Wednesday, October 21, 2009

Flooding the world with anger

The story of Noah's Ark is actually a very troubling story*.  It's pretty terrible to think about God wiping out all of humanity, no matter how bad we may have gotten.  But, even if you think that people had it coming to them, what about the animals?  God slaughtered nearly every animal on earth, all because of something that people did.

* does anyone else find it strange that we take a story about the utter moral corruption of all of humanity, and the subsequent ultimate, horrific divine retribution, and then use it as a theme for decorating our children's bedrooms? I do…

Very often, rabbis and other commentators try to apologize for, or at least explain, the seeming unfairness of God in this story.  But, Rabbi Bradley Shavit Artson has a different approach.  He suggests that we're actually supposed to be learning a lesson from God, but in this case, not in the usual “let's all be like God” sense:

Even when it comes from the God who is “slow to anger and abounding in kindness,” destruction bursts beyond manageable or fair limitations.  Even punishments originally intended to be measured and reasonable provoke unanticipated suffering and hardship…Once violence is launched, Rashi [the great medieval commentator] suggests, there is no foretelling its sweep or its destruction. 

Everyone gets angry, and everyone lashes out from time to time.  Very often, when we do, we justify our actions.  But, the fact that we had a reason to be angry, the fact that we may have been justified in our outburst, doesn't make it right.  When we unleash our anger, more often than not, innocents suffer.  Others are caught up in the anger.  The fact that that wasn't what we intended doesn't absolve us of our responsibility.  On the contrary, we’re even more responsible when we hurt those who didn't deserve it, in the least.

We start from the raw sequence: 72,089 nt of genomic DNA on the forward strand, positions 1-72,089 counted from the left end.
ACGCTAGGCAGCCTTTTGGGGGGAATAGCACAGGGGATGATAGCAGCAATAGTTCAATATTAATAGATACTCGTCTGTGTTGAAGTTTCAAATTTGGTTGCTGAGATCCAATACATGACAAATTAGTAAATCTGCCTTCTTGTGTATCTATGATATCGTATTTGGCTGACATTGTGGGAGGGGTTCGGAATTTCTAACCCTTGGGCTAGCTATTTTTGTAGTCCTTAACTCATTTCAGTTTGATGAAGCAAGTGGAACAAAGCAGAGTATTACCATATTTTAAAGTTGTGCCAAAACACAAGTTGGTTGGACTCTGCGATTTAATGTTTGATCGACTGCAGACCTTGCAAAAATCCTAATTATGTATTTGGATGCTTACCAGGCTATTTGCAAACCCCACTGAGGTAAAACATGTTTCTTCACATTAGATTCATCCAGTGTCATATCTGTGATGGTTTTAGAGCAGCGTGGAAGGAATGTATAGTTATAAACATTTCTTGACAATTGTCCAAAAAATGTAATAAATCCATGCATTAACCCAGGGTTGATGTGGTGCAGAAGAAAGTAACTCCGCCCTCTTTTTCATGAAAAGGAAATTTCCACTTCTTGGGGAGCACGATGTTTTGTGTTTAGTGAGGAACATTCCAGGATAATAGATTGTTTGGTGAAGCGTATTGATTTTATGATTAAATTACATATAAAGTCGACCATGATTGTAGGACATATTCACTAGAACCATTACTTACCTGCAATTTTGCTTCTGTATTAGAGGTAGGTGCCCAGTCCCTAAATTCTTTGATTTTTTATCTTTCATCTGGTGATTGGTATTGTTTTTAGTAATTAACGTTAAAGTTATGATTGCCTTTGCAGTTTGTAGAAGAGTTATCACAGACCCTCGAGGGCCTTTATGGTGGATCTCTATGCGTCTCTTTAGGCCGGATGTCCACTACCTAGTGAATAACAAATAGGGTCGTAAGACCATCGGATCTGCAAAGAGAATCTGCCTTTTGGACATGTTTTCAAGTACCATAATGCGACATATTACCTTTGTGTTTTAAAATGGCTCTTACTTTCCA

I once heard of a certain type of person described as “a skunk.” That’s a person who, when they feel scared or threatened, lashes out with nastiness.  But, it's never only their target who suffers.  Very often, someone else gets hit, as well – it’s hard to aim this stuff, after all.  And, in any case, there is a nasty, noxious stench left behind, which makes the room unbearably unpleasant to be in, for everyone.  Have you ever been an innocent bystander in a meeting, when one person attacks another? You know what I mean.

Look, even God is susceptible to this.  None of us are perfect.  But, the next time we're about to open our mouths, and attack someone else, let's ask ourselves if it’s really necessary, and if it's worth making others suffer, as well.

3 comments:

Matt Kennelly said...

Never thought about Noah decorations and the story meaning. Interesting!

Matt Kennelly said...

Never thought about Noah decorations and the story meaning. Interesting!

Mold Removal Tampa said...

After reading Story, it seems much painful story.